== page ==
In 1945, the United Nation’s Food and Agricultural Organization declared October 16 to be “World Food Day”. Some seventy years later, the day continues to help increase awareness of world hunger and poverty, while inspiring solutions for change.
Many researchers within our Faculty are actively interested in issues that relate to food, and more specifically, to food security. Through the work of our social sciences’ researchers, students and professors, we engage in projects and conduct studies that allow our fellow citizens to make better sense of the societies and communities we live in. How we extract, transform, manage and distribute our natural resources across communities, sectors and countries has a significant impact on the health and sustainability of all of our planet’s systems. Development and urbanization, tourism, economic and political systems, along with the growth and movements of populations, all compound with other factors such as climate change and education to make the question of food one that cuts across all disciplines.
To mark #WorldFoodDay2015, the Faculty has prepared a few short articles that present some of our researchers’ unique fields of expertise on the matter. The month of October is also, customarily, the time during which the Faculty of Social Sciences runs its annual food drive, Shelfstock. Again this year, thanks to the generous contributions of social sciences’ staff and professors, we are collecting non-perishable food items and hygiene products to help fill the shelves of our campus’ food bank. The Shelfstock 2015 food drive has been extended to October 30th.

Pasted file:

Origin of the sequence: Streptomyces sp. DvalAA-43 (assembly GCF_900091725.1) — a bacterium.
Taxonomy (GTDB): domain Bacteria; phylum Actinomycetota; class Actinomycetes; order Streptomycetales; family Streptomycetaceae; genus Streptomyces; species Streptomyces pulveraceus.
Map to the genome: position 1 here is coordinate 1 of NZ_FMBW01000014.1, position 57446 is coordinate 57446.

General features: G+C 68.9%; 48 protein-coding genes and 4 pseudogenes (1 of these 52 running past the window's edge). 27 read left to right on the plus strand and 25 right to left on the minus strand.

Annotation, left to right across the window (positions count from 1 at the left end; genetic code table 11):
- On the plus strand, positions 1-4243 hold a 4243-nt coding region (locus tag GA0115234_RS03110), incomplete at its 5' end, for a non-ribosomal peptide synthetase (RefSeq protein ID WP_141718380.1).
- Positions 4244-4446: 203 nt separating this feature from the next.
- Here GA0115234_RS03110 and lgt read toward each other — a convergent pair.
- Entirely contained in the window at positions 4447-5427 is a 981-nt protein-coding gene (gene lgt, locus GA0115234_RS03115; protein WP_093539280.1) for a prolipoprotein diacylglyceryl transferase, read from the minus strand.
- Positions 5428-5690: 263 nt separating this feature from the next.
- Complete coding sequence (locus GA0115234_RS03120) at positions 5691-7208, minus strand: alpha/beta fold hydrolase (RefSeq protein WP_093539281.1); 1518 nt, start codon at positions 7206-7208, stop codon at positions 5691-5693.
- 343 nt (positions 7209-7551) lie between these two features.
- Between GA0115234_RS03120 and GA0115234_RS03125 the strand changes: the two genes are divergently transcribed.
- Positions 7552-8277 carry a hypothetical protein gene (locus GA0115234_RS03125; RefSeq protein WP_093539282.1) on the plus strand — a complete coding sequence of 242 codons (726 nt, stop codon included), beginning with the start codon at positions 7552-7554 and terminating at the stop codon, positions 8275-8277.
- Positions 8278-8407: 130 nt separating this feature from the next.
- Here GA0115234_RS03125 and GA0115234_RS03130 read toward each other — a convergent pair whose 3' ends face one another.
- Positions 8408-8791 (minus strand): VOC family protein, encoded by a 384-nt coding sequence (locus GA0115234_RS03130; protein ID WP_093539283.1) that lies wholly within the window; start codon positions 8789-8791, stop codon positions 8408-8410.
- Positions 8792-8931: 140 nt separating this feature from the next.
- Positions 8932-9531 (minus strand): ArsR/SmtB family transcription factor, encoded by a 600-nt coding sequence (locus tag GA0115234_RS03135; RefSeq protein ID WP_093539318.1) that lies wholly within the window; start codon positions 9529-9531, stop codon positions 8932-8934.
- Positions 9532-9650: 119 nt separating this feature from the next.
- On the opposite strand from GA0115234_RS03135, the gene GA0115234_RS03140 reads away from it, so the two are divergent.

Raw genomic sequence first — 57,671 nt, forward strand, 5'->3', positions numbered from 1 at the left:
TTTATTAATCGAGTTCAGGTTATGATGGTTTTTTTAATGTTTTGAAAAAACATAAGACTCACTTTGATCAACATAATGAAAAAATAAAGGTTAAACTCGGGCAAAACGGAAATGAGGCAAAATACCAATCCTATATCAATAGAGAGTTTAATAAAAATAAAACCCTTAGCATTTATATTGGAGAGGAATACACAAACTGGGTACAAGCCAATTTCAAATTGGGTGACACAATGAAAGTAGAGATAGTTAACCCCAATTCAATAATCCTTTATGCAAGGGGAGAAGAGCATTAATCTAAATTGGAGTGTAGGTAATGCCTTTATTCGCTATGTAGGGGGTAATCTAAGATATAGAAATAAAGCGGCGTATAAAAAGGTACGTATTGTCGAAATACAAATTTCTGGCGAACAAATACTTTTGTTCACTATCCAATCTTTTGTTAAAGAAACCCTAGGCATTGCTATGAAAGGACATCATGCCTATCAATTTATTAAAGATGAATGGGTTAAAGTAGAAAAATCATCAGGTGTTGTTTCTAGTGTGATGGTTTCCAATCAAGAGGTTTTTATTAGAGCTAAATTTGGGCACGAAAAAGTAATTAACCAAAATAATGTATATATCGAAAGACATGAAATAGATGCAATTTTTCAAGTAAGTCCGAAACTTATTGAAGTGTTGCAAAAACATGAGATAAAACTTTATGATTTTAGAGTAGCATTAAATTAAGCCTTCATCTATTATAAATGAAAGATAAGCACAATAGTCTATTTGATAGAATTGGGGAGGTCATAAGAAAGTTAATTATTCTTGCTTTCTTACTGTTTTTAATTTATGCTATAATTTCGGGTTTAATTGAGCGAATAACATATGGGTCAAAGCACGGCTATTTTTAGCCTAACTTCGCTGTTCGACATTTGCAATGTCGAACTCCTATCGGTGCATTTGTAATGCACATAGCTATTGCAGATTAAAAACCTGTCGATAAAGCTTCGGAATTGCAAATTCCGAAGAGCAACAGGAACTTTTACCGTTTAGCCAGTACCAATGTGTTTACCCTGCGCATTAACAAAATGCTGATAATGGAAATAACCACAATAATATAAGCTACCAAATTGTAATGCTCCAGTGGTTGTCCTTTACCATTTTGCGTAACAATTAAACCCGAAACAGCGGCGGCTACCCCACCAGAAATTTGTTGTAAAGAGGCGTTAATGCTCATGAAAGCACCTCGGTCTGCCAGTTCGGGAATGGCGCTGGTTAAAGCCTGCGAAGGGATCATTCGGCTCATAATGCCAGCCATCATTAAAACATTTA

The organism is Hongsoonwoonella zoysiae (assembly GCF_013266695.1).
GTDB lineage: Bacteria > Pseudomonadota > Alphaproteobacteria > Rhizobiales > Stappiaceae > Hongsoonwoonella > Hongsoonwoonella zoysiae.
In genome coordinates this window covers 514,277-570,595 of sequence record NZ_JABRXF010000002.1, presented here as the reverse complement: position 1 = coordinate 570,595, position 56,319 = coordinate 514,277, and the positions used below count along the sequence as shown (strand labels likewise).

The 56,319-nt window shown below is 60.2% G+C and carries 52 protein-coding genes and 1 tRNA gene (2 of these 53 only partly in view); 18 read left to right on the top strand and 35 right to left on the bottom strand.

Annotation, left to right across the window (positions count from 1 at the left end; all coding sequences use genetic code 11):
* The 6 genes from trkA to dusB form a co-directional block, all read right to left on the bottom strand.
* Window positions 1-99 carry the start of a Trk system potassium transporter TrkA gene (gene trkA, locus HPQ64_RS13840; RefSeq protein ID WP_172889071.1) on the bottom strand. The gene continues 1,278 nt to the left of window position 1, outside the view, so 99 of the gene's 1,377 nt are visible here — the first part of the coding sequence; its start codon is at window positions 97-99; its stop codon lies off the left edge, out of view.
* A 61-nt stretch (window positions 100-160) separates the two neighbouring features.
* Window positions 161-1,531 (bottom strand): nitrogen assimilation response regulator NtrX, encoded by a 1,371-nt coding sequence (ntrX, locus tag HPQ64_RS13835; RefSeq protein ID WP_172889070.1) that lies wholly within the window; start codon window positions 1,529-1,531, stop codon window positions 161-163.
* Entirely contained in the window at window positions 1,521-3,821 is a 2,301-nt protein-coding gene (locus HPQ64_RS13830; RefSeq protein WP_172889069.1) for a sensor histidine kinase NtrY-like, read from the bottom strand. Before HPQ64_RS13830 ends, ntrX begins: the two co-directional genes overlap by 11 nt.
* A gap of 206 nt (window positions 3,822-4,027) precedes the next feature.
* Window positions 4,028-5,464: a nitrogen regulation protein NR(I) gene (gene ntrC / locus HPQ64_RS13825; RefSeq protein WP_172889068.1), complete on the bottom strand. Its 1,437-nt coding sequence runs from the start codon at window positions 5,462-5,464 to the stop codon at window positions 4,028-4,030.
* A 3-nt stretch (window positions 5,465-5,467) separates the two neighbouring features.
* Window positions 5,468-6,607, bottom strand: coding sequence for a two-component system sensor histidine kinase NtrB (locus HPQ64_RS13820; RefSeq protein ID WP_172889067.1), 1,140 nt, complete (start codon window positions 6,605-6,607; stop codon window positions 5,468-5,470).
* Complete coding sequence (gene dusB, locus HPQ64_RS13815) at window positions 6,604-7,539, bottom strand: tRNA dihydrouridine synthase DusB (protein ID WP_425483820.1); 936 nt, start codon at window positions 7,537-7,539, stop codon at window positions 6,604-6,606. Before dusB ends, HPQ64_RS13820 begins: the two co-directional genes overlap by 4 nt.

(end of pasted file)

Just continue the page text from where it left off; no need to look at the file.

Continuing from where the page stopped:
Take a moment to read an article, or to drop by the 3rd, 4th or 5th floors of the FSS building to drop off your ShelfStock donation.
That small piece of chocolate that you’re enjoying has an aftertaste? Could it be due to the child labor and human trafficking that goes into producing it? The little known link between the two is the subject of the documentary “The Dark Side of Chocolate” presented October 16, on World Food Day, by the uOttawa Laboratory for the Interdisciplinary Study of Food.
In spring 2012, a restaurant in Copenhagen (Noma), considered to be one of the best in the world by many critics, made headlines when chef René Redzepi added ants, grasshoppers paste and bee larvae to his gastronomic menu. David Jaclin, anthropology professor, examines whether it is a question of a gourmet experience or a publicity stunt.
Does having a basic knowledge of food preparation and nutrition make you a better citizen? According to Sylvie Frigon, this appears to be the case, as more and more prisons around the globe begin to provide inmates with opportunities to learn about nutrition – in some very creative ways – as a form of rehabilitation.
Leaders of the major Canadian political parties have focused largely on issues of economic growth and government accountability this election campaign. Yet, there still remains a national concern that has fallen by the wayside: food. Regulating the production, transportation, and quality of food is not an election issue that has gained any attention, despite the myriad roles the federal government plays in keeping us fed.
Farmers in western Kenya can grow two crops a year but many are food insecure. Joshua Ramisch has been working in the region for over twenty years, studying why it is so challenging to end hunger here.